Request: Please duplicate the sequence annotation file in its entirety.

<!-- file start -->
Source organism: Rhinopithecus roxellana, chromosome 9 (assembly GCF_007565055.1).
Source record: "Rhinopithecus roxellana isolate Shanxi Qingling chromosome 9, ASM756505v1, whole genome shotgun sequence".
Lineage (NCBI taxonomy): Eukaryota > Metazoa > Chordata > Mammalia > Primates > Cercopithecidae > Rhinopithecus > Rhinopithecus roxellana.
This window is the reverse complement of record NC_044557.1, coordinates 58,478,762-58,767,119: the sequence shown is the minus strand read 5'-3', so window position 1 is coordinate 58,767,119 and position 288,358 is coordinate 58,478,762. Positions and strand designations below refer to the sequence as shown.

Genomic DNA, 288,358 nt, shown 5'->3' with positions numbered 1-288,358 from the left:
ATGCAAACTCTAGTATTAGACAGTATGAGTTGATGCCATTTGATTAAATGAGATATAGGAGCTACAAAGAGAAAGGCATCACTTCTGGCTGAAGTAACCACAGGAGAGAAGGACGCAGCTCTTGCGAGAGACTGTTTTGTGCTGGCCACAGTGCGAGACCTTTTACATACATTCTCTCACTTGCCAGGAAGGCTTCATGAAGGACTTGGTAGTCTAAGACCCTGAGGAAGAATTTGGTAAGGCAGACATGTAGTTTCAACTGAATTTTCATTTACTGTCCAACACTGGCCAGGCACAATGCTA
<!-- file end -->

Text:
Source organism: Rhinopithecus roxellana, chromosome 9 (assembly GCF_007565055.1).
Source record: "Rhinopithecus roxellana isolate Shanxi Qingling chromosome 9, ASM756505v1, whole genome shotgun sequence".
Lineage (NCBI taxonomy): Eukaryota > Metazoa > Chordata > Mammalia > Primates > Cercopithecidae > Rhinopithecus > Rhinopithecus roxellana.
This window is the reverse complement of record NC_044557.1, coordinates 58,478,762-58,767,119: the sequence shown is the minus strand read 5'-3', so window position 1 is coordinate 58,767,119 and position 288,358 is coordinate 58,478,762. Positions and strand designations below refer to the sequence as shown.

Genomic DNA, 288,358 nt, shown 5'->3' with positions numbered 1-288,358 from the left:
ATGCAAACTCTAGTATTAGACAGTATGAGTTGATGCCATTTGATTAAATGAGATATAGGAGCTACAAAGAGAAAGGCATCACTTCTGGCTGAAGTAACCACAGGAGAGAAGGACGCAGCTCTTGCGAGAGACTGTTTTGTGCTGGCCACAGTGCGAGACCTTTTACATACATTCTCTCACTTGCCAGGAAGGCTTCATGAAGGACTTGGTAGTCTAAGACCCTGAGGAAGAATTTGGTAAGGCAGACATGTAGTTTCAACTGAATTTTCATTTACTGTCCAACACTGGCCAGGCACAATGCTA